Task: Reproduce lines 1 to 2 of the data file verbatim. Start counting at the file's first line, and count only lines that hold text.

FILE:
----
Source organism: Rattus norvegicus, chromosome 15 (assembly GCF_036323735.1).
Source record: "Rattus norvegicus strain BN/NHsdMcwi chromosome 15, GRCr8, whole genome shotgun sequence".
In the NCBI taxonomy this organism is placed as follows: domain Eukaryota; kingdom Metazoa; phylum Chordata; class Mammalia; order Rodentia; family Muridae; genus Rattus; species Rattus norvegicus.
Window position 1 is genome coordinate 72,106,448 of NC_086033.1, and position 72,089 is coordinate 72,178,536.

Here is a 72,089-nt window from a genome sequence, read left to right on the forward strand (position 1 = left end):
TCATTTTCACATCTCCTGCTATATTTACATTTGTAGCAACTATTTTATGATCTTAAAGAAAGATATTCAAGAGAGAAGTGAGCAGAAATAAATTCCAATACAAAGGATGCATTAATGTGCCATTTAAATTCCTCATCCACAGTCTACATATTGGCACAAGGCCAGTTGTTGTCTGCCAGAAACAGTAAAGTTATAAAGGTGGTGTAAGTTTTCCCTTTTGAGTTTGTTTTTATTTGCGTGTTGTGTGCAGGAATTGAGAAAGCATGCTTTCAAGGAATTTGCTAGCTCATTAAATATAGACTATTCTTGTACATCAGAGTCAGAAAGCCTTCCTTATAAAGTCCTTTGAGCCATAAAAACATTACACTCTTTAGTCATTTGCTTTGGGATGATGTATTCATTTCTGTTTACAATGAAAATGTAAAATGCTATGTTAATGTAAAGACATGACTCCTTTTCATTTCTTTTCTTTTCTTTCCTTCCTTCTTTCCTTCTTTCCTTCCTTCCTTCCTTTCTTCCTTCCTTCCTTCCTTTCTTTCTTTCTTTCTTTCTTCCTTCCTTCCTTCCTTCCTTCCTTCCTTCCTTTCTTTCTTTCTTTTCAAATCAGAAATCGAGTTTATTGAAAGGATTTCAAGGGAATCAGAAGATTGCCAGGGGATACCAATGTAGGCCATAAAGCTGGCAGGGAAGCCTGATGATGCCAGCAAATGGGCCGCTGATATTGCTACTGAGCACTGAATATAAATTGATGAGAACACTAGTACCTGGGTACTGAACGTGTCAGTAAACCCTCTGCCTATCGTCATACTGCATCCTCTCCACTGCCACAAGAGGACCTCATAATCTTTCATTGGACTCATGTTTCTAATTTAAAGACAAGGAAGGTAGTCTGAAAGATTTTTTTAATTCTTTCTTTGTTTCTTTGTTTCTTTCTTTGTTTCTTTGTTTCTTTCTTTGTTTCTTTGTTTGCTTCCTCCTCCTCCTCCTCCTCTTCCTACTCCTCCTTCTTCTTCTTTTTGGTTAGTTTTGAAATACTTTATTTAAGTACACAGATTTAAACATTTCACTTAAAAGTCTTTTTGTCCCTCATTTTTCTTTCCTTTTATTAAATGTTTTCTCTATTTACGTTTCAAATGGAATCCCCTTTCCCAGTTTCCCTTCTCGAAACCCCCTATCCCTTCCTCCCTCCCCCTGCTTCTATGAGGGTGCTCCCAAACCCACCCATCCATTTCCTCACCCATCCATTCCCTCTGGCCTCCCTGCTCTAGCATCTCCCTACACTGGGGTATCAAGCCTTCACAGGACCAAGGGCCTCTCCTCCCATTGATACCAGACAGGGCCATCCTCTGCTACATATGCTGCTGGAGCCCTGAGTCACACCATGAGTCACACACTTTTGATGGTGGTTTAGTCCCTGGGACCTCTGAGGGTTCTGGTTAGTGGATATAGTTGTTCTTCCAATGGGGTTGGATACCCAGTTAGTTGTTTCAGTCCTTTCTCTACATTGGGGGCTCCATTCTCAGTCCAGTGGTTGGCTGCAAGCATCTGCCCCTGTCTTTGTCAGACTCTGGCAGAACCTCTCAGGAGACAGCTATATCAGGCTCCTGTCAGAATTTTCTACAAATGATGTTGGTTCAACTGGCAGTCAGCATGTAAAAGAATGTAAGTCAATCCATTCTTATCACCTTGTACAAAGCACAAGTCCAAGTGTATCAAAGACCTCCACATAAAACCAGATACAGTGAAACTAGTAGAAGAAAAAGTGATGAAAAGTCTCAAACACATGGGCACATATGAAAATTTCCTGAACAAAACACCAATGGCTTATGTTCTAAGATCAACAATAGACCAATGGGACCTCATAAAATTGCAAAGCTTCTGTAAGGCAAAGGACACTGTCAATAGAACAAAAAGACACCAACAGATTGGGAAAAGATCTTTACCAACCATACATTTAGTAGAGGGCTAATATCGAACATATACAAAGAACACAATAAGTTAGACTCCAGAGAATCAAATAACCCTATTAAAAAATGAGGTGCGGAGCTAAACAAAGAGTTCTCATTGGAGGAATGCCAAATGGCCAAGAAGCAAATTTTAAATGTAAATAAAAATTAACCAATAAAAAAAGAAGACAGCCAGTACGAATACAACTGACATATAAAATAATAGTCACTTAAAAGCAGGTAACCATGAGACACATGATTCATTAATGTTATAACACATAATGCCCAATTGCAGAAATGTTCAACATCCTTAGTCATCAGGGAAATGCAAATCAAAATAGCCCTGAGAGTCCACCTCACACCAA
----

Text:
Source organism: Rattus norvegicus, chromosome 15 (assembly GCF_036323735.1).
Source record: "Rattus norvegicus strain BN/NHsdMcwi chromosome 15, GRCr8, whole genome shotgun sequence".